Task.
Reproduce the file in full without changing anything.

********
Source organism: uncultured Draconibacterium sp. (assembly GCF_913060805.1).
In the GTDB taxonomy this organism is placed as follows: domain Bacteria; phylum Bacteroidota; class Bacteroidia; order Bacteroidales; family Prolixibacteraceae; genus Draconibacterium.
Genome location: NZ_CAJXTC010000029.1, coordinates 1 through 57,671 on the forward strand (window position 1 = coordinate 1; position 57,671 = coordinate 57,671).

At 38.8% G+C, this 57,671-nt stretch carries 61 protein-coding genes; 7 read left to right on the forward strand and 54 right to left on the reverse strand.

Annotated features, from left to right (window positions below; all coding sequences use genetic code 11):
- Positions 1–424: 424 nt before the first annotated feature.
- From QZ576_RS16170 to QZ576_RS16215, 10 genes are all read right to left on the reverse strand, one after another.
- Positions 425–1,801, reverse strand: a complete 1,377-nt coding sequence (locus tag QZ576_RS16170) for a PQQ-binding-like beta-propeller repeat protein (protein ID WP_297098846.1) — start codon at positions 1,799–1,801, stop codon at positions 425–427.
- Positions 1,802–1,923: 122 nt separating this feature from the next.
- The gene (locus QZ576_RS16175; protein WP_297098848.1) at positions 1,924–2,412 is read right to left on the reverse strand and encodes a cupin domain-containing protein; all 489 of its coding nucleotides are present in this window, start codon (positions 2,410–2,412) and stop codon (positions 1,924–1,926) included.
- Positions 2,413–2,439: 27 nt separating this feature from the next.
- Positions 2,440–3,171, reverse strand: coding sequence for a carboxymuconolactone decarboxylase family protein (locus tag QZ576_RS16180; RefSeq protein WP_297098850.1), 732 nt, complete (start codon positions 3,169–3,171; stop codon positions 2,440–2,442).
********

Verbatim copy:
Source organism: uncultured Draconibacterium sp. (assembly GCF_913060805.1).
In the GTDB taxonomy this organism is placed as follows: domain Bacteria; phylum Bacteroidota; class Bacteroidia; order Bacteroidales; family Prolixibacteraceae; genus Draconibacterium.
Genome location: NZ_CAJXTC010000029.1, coordinates 1 through 57,671 on the forward strand (window position 1 = coordinate 1; position 57,671 = coordinate 57,671).

At 38.8% G+C, this 57,671-nt stretch carries 61 protein-coding genes; 7 read left to right on the forward strand and 54 right to left on the reverse strand.

Annotated features, from left to right (window positions below; all coding sequences use genetic code 11):
- Positions 1–424: 424 nt before the first annotated feature.
- From QZ576_RS16170 to QZ576_RS16215, 10 genes are all read right to left on the reverse strand, one after another.
- Positions 425–1,801, reverse strand: a complete 1,377-nt coding sequence (locus tag QZ576_RS16170) for a PQQ-binding-like beta-propeller repeat protein (protein ID WP_297098846.1) — start codon at positions 1,799–1,801, stop codon at positions 425–427.
- Positions 1,802–1,923: 122 nt separating this feature from the next.
- The gene (locus QZ576_RS16175; protein WP_297098848.1) at positions 1,924–2,412 is read right to left on the reverse strand and encodes a cupin domain-containing protein; all 489 of its coding nucleotides are present in this window, start codon (positions 2,410–2,412) and stop codon (positions 1,924–1,926) included.
- Positions 2,413–2,439: 27 nt separating this feature from the next.
- Positions 2,440–3,171, reverse strand: coding sequence for a carboxymuconolactone decarboxylase family protein (locus tag QZ576_RS16180; RefSeq protein WP_297098850.1), 732 nt, complete (start codon positions 3,169–3,171; stop codon positions 2,440–2,442).